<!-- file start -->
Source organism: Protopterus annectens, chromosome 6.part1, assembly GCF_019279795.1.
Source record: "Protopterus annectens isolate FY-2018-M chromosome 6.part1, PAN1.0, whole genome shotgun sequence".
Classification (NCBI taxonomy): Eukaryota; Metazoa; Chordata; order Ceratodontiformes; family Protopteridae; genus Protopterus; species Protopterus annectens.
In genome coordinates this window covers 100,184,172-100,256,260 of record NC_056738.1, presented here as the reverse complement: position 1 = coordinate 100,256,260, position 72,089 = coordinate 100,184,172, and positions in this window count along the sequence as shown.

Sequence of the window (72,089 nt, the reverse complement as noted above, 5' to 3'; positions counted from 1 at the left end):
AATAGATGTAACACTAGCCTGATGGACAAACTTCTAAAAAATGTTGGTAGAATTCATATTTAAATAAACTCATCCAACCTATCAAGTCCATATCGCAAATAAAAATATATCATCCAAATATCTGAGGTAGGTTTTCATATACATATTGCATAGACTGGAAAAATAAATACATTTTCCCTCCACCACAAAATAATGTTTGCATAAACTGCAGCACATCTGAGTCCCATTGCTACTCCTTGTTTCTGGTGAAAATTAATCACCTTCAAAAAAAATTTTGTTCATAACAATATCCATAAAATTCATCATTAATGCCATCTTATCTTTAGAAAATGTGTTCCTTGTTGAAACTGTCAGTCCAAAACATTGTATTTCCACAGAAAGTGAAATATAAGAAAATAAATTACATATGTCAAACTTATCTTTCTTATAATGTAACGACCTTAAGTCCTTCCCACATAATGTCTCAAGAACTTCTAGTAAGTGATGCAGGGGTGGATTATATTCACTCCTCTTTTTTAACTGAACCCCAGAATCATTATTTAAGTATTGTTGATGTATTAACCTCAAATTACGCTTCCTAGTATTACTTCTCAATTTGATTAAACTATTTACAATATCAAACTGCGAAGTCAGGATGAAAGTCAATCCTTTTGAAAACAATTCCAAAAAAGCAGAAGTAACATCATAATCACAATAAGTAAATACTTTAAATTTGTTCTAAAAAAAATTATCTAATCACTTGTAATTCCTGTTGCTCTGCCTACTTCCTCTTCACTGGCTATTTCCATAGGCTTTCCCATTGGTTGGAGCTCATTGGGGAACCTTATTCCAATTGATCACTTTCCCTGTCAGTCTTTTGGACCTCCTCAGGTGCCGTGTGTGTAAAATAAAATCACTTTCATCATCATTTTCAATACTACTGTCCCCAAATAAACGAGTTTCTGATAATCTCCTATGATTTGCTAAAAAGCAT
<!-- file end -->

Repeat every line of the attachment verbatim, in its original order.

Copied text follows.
Source organism: Protopterus annectens, chromosome 6.part1, assembly GCF_019279795.1.
Source record: "Protopterus annectens isolate FY-2018-M chromosome 6.part1, PAN1.0, whole genome shotgun sequence".
Classification (NCBI taxonomy): Eukaryota; Metazoa; Chordata; order Ceratodontiformes; family Protopteridae; genus Protopterus; species Protopterus annectens.
In genome coordinates this window covers 100,184,172-100,256,260 of record NC_056738.1, presented here as the reverse complement: position 1 = coordinate 100,256,260, position 72,089 = coordinate 100,184,172, and positions in this window count along the sequence as shown.

Sequence of the window (72,089 nt, the reverse complement as noted above, 5' to 3'; positions counted from 1 at the left end):
AATAGATGTAACACTAGCCTGATGGACAAACTTCTAAAAAATGTTGGTAGAATTCATATTTAAATAAACTCATCCAACCTATCAAGTCCATATCGCAAATAAAAATATATCATCCAAATATCTGAGGTAGGTTTTCATATACATATTGCATAGACTGGAAAAATAAATACATTTTCCCTCCACCACAAAATAATGTTTGCATAAACTGCAGCACATCTGAGTCCCATTGCTACTCCTTGTTTCTGGTGAAAATTAATCACCTTCAAAAAAAATTTTGTTCATAACAATATCCATAAAATTCATCATTAATGCCATCTTATCTTTAGAAAATGTGTTCCTTGTTGAAACTGTCAGTCCAAAACATTGTATTTCCACAGAAAGTGAAATATAAGAAAATAAATTACATATGTCAAACTTATCTTTCTTATAATGTAACGACCTTAAGTCCTTCCCACATAATGTCTCAAGAACTTCTAGTAAGTGATGCAGGGGTGGATTATATTCACTCCTCTTTTTTAACTGAACCCCAGAATCATTATTTAAGTATTGTTGATGTATTAACCTCAAATTACGCTTCCTAGTATTACTTCTCAATTTGATTAAACTATTTACAATATCAAACTGCGAAGTCAGGATGAAAGTCAATCCTTTTGAAAACAATTCCAAAAAAGCAGAAGTAACATCATAATCACAATAAGTAAATACTTTAAATTTGTTCTAAAAAAAATTATCTAATCACTTGTAATTCCTGTTGCTCTGCCTACTTCCTCTTCACTGGCTATTTCCATAGGCTTTCCCATTGGTTGGAGCTCATTGGGGAACCTTATTCCAATTGATCACTTTCCCTGTCAGTCTTTTGGACCTCCTCAGGTGCCGTGTGTGTAAAATAAAATCACTTTCATCATCATTTTCAATACTACTGTCCCCAAATAAACGAGTTTCTGATAATCTCCTATGATTTGCTAAAAAGCAT